Glenwood considers tree protection |

Glenwood considers tree protection

Pete Fowler
Glenwood Springs correspondent
Aspen, CO Colorado

GLENWOOD SPRINGS ” Deborah Hord said she’d chain herself to a tree and lie down in front of trucks to protest tree removal.

Her passion seems to have paid off, as city officials said Tuesday night they would look into drafting an ordinance to protect trees. Currently, the city has no authority over tree removal on private properties.

“I’m here requesting or trying to make people see that we need to implement laws to protect our trees,” Hord told the City Council Thursday night. “I know that we are a tree city and to not have any laws to protect our trees – what does that say? I’m still pretty upset because it’s torn up the riparian and the wildlife. It’s destroyed pretty much everything there.”

Hord was referring to the recent cutting of dozens of trees along about a half-mile of the bank of the Roaring Fork River at the River Meadows Mobile Home Park. She and others said it was unnecessary, destroyed wildlife habitat, came with little notice and damaged residents’ landscaping and decking.

Karen Price, the manager of the park, said the trees were diseased and had to be removed for safety. She believes Hord was just overreacting.

But City Council members, who heard from residents, said cutting down the healthy trees was unnecessary.

Mayor Bruce Christensen said the council has received calls from a lot of the park’s residents who said it “truly does seem like unnecessary destruction.” Some residents also reported property damage.

“I’m strongly in favor of looking into some sort of a tree ordinance,” said Councilman Russ Arensman. “I just think it’s a tragedy what’s happened down at the River Meadows trailer park in terms of cutting dozens if not hundreds of trees down there that did not need to be cut.”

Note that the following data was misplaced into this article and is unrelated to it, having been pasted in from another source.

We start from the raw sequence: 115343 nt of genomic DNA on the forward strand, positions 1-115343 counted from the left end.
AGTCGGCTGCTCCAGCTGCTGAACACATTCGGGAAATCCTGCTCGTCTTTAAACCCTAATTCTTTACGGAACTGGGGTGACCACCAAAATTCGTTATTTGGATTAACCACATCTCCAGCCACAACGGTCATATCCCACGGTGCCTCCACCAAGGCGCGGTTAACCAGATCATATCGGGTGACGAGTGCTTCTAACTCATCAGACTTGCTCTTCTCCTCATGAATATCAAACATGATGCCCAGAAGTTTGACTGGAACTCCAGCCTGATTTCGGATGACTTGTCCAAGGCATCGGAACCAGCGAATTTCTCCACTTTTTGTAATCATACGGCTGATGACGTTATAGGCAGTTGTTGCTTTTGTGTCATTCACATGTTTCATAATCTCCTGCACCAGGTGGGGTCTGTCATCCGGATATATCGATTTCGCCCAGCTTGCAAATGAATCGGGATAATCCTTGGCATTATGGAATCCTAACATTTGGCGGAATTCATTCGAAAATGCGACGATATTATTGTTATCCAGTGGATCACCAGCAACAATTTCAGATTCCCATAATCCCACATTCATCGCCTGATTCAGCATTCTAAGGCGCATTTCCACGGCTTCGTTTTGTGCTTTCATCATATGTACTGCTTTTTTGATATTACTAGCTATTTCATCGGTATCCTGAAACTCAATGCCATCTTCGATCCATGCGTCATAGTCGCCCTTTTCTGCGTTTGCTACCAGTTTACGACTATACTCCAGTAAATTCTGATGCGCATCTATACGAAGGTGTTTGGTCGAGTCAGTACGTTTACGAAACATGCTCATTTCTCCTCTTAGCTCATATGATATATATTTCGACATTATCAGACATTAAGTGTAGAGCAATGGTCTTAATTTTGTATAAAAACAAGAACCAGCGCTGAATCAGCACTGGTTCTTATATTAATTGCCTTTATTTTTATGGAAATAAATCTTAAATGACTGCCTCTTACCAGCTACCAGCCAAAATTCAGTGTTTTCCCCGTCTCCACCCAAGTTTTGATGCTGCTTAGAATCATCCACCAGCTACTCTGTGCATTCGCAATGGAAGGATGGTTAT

Removing the trees only destabilizes the river banks, he added.

“It was totally unnecessary and it’s a perfect illustration of why we need to address preservation of our trees,” he said.

Council member Shelley Kaup said she supports directing staff to explore a tree-protection ordinance, but Councilman Dave Merritt expressed concerns about treading on property owners’ rights.

“I would want to go gingerly on this,” he said.

After 23 years, he said, he’s had to cut a number of dead aspen trees down at his property.

“I would hate to have to get (parks superintendent) Al Laurette out there each time to say, “Yep, that tree is dead.'”

Christensen said, “I think we’re not asking that we have the tree police formed. But the devastation and the ruination of cutting large numbers of trees that were healthy is something that I hope we’re not going to see again.”

Support Local Journalism

Support Local Journalism

Readers around Aspen and Snowmass Village make the Aspen Times’ work possible. Your financial contribution supports our efforts to deliver quality, locally relevant journalism.

Now more than ever, your support is critical to help us keep our community informed about the evolving coronavirus pandemic and the impact it is having locally. Every contribution, however large or small, will make a difference.

Each donation will be used exclusively for the development and creation of increased news coverage.


Start a dialogue, stay on topic and be civil.
If you don't follow the rules, your comment may be deleted.

User Legend: iconModerator iconTrusted User